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Notes On Brad Underwood’s Big 12 Media Day Press Conference



Brad Underwood spoke with the media on Tuesday at Big 12 Media Day in Kansas City. I took notes on what he said.

Opening Remarks

• “I’m excited. Looking forward to the 2016-17 campaign. We’re 18-19 practices in and I’ve been very, very pleased with the complete buy-in. I think our players have accepted the change and are very committed to trying to establish a culture that we want to have every single day. Now we’re a week away from our first exhibition and we’ll find out that process plays out.”

• “When you’re in the best league in the country and you’re in a league with arguably the best coaches in the country, every single night’s a challenge and I look forward to the personal side of that in challenging myself.”

• “I’m very, very excited to be a Cowboy and very blessed to be in Stillwater, Oklahoma.”


How much of Oklahoma State’s heritage and tradition was part of the appeal for you?

“A lot! I’m an old-school guy from the standpoint of the tradition means a great deal. I still get goosebumps, the hair on the back of my neck stands up when I walk into Gallagher-Iba Arena every single day. I did not get to know Mr. Iba. I got to visit with him briefly when I was at Kansas State with Jack Hartman, but I know what a great teacher, what an innovator of the game he was. To stand on Eddie Sutton Court every day, there’s 806 wins there with Coach Sutton, two Final Fours, Coach Iba won a couple national titles.

That’s pretty important. I’ve always said Gallagher-Iba is one of the elite basketball arenas in all of the country. That excites me – getting that crowd going, getting that fanbase. We have an extremely educated fanbase – that excites me. As a young guy growing up in McPherson, Kansas, and understanding those ‘Saturday Game of the Week’ in the Big Eight back in that day and then getting the opportunity to play in those arenas and to go back as a coach in those arenas, this is very special for me.”

• You’re one of four coaches in this league that has a K-State background. What will it be like coaching against K-State?

“I don’t want to say I’ve thought about it very much. It seems like a long ways away, and yet I know it’s right around the corner. I have great, great memories of my time in Manhattan. When I left Kansas State with Frank (Martin) to go to South Carolina, and after being with Bob Huggins there for a year – Bob brought me back – we left Kansas State with our head held high. I’m sure it’s going to be emotional. It’ll be different from the standpoint, I’m used to walking in the tunnel and hanging a right. Now I gotta hang a left.”

• What’s been the biggest challenge the first few weeks?

“You’re trying to establish your culture. I’ve been very fortunate; our guys are both-feet in. They’re committed to understanding how hard you have to work, understanding the nuances of a new offensive and defensive scheme. All those things take time, but I think understanding each other’s personalities. It’s the first time they’ve been around me an extended time frame. I think those little things are all part of it. But, I’ve been really excited. I’ve been really pleased. We’ve got really good kids. We’ve got really good guys who are trying every day to be very successful.”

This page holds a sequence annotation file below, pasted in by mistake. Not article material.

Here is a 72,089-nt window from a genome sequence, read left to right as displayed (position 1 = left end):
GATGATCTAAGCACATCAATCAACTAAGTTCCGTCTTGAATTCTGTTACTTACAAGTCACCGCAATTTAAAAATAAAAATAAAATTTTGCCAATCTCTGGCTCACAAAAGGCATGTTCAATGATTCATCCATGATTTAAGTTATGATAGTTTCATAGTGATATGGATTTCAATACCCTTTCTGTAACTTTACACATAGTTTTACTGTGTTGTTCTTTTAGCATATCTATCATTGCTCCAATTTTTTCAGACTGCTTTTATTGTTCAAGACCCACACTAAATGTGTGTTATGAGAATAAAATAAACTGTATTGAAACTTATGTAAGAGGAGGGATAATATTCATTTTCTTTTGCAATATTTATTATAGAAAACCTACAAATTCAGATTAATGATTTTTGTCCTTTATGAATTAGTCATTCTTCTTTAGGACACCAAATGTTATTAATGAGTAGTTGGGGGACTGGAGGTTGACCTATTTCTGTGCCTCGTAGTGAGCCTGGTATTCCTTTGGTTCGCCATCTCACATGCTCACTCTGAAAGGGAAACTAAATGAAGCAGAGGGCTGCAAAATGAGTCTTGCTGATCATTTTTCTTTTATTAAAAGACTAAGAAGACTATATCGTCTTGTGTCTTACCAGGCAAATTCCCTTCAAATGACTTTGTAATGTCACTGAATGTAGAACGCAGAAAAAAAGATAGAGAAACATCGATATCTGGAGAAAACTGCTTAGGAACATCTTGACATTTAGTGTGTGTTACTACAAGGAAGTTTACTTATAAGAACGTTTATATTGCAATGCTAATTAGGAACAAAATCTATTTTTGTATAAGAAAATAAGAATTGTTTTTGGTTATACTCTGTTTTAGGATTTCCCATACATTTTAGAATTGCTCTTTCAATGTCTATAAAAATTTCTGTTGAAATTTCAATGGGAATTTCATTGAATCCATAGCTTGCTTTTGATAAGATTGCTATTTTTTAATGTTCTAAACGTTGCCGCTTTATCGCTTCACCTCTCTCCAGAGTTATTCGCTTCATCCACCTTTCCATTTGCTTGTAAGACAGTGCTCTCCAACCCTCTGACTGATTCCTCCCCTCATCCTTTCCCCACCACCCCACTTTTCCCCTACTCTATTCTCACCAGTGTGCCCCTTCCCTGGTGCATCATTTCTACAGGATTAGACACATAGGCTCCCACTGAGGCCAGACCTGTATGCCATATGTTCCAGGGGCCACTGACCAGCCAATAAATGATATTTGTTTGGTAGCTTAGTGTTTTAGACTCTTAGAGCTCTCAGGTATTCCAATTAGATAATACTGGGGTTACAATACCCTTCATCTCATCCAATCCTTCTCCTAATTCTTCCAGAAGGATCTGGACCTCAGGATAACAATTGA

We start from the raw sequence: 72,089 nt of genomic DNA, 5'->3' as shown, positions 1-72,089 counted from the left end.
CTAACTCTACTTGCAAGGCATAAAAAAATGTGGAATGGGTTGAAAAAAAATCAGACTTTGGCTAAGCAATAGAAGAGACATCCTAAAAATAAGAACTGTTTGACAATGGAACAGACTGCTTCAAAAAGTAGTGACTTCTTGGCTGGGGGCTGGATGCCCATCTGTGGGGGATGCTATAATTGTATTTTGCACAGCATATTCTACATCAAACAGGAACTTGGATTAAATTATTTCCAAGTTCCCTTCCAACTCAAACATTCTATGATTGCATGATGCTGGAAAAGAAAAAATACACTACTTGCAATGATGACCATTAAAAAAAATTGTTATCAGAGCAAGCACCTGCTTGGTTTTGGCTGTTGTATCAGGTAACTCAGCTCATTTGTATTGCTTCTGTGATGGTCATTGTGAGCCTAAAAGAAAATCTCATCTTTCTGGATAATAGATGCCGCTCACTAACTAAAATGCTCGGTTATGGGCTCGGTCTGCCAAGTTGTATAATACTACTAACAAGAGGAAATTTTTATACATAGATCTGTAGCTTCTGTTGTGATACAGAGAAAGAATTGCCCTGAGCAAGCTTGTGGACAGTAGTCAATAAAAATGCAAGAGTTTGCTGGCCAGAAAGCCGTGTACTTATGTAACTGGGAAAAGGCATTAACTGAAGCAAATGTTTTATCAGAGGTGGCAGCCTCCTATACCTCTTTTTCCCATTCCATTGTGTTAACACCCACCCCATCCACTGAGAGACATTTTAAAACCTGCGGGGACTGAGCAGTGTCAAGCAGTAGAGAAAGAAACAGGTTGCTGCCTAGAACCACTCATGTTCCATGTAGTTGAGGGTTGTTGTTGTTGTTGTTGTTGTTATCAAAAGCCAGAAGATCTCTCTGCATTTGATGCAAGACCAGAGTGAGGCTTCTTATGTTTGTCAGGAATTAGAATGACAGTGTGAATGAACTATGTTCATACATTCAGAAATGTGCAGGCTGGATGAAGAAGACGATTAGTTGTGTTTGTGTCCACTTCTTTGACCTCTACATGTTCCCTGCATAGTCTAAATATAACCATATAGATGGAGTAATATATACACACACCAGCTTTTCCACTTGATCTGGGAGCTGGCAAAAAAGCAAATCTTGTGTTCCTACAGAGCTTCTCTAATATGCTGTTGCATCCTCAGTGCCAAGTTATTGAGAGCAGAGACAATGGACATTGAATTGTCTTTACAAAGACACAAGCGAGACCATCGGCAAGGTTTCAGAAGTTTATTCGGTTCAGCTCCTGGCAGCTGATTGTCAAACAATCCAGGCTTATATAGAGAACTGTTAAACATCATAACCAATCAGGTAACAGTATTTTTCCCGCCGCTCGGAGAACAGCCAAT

• What has an experienced guy like Phil Forte brought to the table?

“I don’t know how any coach could be any luckier than what I am to have a guy that works so hard every day at his craft. There’s a guy who shoots 600 balls a day. No matter what our practice schedule is, this guy works. He’s committed and dedicated his life to be the best he can be at it.

“He’s going to break our 3-point field goal record and I think he’s going to have a great year. His leadership has shown our young guys how to do things. That’s helped me tremendously to establish that culture. We have a group of freshman that I’m extremely excited about. Part of that reason is because of Phil and the work he’s shown them how you have to be successful.

“Phil Forte means a lot to me. To have a 5th-year senior, to have a guy who’s had the career he’s had, I want more than anything for him to have the senior year he’s very deserving of.”

• Your thoughts on the Big 12 Tournament, and the decision to not expand the conference?

“Kansas City’s one of the greatest basketball cities in America, and I believe that. It goes back to me, as a young person in Municipal, going to the NAIA tournaments, sitting there all day and the last game at midnight. The excitement – there’s nothing like it.

“The fanbases all coming together and what’s been done in this city with Power and Light in the downtown area makes it so special. It makes it a great place to be – not just for the players and the coaches – but for the fans. I think the one thing the Big 12 Tournament does is it shows the tremendous pride that each of these institution’s fans have for their school. In regard to the expansion, I believe in our commissioner. I believe in our leadership wholeheartedly.

“Being very, very new to the conference, I’ll be honest, I’ve just kind of taken a back seat, so to speak. I’m not versed enough in all the things that are going on. I’m excited about our members. We have a great, great league and we don’t have to play second fiddle to anybody.”

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